Oh hey there.
This is a different kind of post & I hope you like it.
Long story short, my twitter pal, fellow blogger & psychologist Dr. Danielle Dowling is launching her new book The Soul Sessions, a 5-week guide to crafting greater joy and making big things happen. You can check out a free sample here!
She was kind enough to ask me if I'd share a few ways I live my life on purpose.
It might seem like I'm just winging it over here (spoiler alert: sometimes I am), but in general, I do have a plan. It sure changes a lot, but hey, that's why god invented White-out. Or erasers. Or the delete button. Anyhow, here's some insight into how I keep this show on the road.
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How do you let go of the chase for perfection?
Once upon a time (okay, up until 18 months ago), I was paralyzed by the idea of putting anything out there that wasn't perfect. This is especially challenging as a writer because you can revise something one million times and it's never going to be perfect.
Last year, I enrolled in an entrepreneurial course called Studio/E. One of the biggest takeaways for me was the idea of just starting. Have an idea? Don't hem and haw about every little thing. Just start. Take action. Done is better than perfect.
This blog, Hey Eleanor, is the perfect example of just starting. I'd been thinking about doing it for nearly a year. I had great ideas, but what I didn't have was a website. As long as I didn't have a site, I didn't have jack squat. So on September 1, 2013, I decided to just start. I gave myself one month to build and publish my site. Whatever I had on October 1, 2014 was going live, perfect or not.
It wasn't perfect, but I did have something good enough to publish by my deadline. A year later and I am still working on making my site better. But in the meantime, I've been able to build a dedicated following and a name for myself as a writer. No one seems to notice all my site's imperfections (well, except for me).
Do you have any rituals that help you return to your truest, most centered self?
I've discovered the biggest thing that keeps me from feeling centered is my ever-growing list of tasks. You know, boring stuff, like errands.
So when I start feeling overwhelmed, I take a half or sometimes full day and tackle all the crap that's clouding my mind-- dropping off dry cleaning, getting a car wash (interior and exterior, preferably! This one is my favorite, btw.), bringing stuff to the post office, calling stupid Comcast. Often times, just making an appointment I've been putting off helps clear my mind (example: dental visit).
I've found once I've cleared away those tasks, my brain can breathe again. That's when I feel the best about myself and the least distracted. That's when I can tap into my truest, most centered self, if you will.
How do find the courage to jump into a new adventure?
First and foremost, I trust my gut.
Second, rarely do people just stumble upon greatness. In order to make great things happen, you can't sit back and wait for them to happen to you. You have to jump. That's incentive enough for me.
Most recently, I took a leap of faith and quit a pretty amazing job. My friend and mentor Dana Cowin once told me, "It can be very depressing to be unemployed, but I think it’s more depressing to be badly employed." It wasn't that I had a bad job, but it no longer fit me. I needed a change.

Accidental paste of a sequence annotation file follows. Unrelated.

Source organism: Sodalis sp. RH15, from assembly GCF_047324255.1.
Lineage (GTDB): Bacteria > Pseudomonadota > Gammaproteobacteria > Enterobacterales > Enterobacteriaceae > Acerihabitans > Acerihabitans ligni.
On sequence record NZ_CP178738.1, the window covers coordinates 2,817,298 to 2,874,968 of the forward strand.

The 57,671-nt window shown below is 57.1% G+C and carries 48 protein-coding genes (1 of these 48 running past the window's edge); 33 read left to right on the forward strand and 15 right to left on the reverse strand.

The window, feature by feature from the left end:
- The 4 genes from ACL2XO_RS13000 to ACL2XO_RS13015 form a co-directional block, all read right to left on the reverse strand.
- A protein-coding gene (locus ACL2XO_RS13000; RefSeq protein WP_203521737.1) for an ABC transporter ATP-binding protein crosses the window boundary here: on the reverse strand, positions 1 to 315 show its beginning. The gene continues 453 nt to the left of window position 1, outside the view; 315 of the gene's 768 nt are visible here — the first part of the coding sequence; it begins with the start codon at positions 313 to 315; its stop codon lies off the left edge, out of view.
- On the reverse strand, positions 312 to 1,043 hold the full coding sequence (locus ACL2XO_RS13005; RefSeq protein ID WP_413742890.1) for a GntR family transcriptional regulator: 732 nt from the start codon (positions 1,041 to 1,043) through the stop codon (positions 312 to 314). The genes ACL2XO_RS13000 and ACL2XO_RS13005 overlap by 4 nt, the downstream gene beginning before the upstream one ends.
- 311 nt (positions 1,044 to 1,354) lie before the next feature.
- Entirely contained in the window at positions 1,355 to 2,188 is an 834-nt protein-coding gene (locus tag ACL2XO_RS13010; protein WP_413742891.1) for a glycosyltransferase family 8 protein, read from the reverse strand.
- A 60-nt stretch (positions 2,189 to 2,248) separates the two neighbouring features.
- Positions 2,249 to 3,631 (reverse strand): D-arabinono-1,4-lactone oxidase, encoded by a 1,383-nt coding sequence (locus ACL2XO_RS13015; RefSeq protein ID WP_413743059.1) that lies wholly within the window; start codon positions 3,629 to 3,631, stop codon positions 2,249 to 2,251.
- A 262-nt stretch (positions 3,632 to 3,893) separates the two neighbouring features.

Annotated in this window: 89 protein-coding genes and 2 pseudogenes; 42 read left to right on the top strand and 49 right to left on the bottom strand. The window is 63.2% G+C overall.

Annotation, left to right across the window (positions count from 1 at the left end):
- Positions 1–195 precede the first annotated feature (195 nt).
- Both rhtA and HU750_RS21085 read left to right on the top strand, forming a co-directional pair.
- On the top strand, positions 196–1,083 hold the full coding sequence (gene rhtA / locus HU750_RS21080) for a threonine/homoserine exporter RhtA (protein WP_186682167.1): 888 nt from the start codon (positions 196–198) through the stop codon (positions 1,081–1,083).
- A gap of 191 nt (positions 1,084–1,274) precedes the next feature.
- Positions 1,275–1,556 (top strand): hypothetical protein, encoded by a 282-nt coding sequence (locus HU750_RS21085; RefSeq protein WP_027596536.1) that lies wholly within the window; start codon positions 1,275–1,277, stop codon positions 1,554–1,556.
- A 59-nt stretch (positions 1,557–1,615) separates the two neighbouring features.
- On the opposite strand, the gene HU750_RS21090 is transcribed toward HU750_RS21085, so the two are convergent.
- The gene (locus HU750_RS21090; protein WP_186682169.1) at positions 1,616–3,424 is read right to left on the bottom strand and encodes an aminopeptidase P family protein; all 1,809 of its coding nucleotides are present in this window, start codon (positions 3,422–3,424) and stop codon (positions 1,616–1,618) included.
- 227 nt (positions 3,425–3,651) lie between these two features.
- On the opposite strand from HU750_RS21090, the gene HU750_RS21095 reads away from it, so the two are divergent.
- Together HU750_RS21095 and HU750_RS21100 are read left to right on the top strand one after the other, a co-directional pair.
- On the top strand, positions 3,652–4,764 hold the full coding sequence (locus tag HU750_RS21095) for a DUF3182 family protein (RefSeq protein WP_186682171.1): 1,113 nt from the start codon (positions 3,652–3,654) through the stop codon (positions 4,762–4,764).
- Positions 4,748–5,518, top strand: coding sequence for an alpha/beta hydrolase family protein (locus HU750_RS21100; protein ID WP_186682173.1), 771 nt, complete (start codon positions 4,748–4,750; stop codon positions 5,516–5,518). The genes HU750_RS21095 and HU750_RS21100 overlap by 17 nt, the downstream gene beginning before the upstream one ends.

I think Dana's idea translates to a lot of areas-- relationships, hobbies, work. It's worse to settle than to strive for greatness. Just that idea gives me courage.
What are some things you’ve said ‘no’ to so you can focus on what's most important to you? What are you currently saying ‘no’ to?
When I quit my job, I was feeling creatively tapped, emotionally zapped and didn't have the time or energy to work on Hey Eleanor.
Thus far, self-employment has been great (flexible schedule! Ability to focus on what I love to do! Working from home!), but scary. Though I do have some income rolling it, it's nowhere near what I was making full-time.
I promised myself I wouldn't just take on any old freelance writing gigs just because of money. If I said yes to everything, I'd find myself in the same position I was just a month ago: creatively tapped with no time to spend on my own projects. Except this time, I'd also have to deal with invoicing and juggling many projects with different entities instead of just collecting a paycheck.
So as of right now, I haven't been actively seeking writing gigs. I've taken on two small projects that have rolled my way and fit with my brand, but have said no to many that weren't inline with my brand. It's been hard to say no to perfectly fine opportunities, but I know it's the right decision right now. I'm being selective.
(Talk to me in a few months and I might be eating these words.)
What do you always say "yes" to?
I always say yes to a new adventure, especially travel. My husband and I are thinking about kids in the next few years, so things that require a little more time and planning are high on my list of priorities. Precisely why we are going to Australia & New Zealand in January. That's a challenging trip to take once kids are in the picture.
It's not always easy to say yes to adventures, even when they sound fun. I'd argue ESPECIALLY when they seem fun. I think a lot of us feel "having fun" isn't accepted culturally as a good use of time, especially if it means taking time off work.
That's part of the reason I started Hey Eleanor... I'm basically forced to say yes to adventure. I'm trying to turn it into my job. How cool is that?
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Thanks for inviting me to partake in your blog crawl, Danielle! This is the second one I've done (see Notes To My Younger Self) & I must say I prefer these to bar crawls. I can wear my pjs the whole time and I'm not hungover the next day. Brilliant!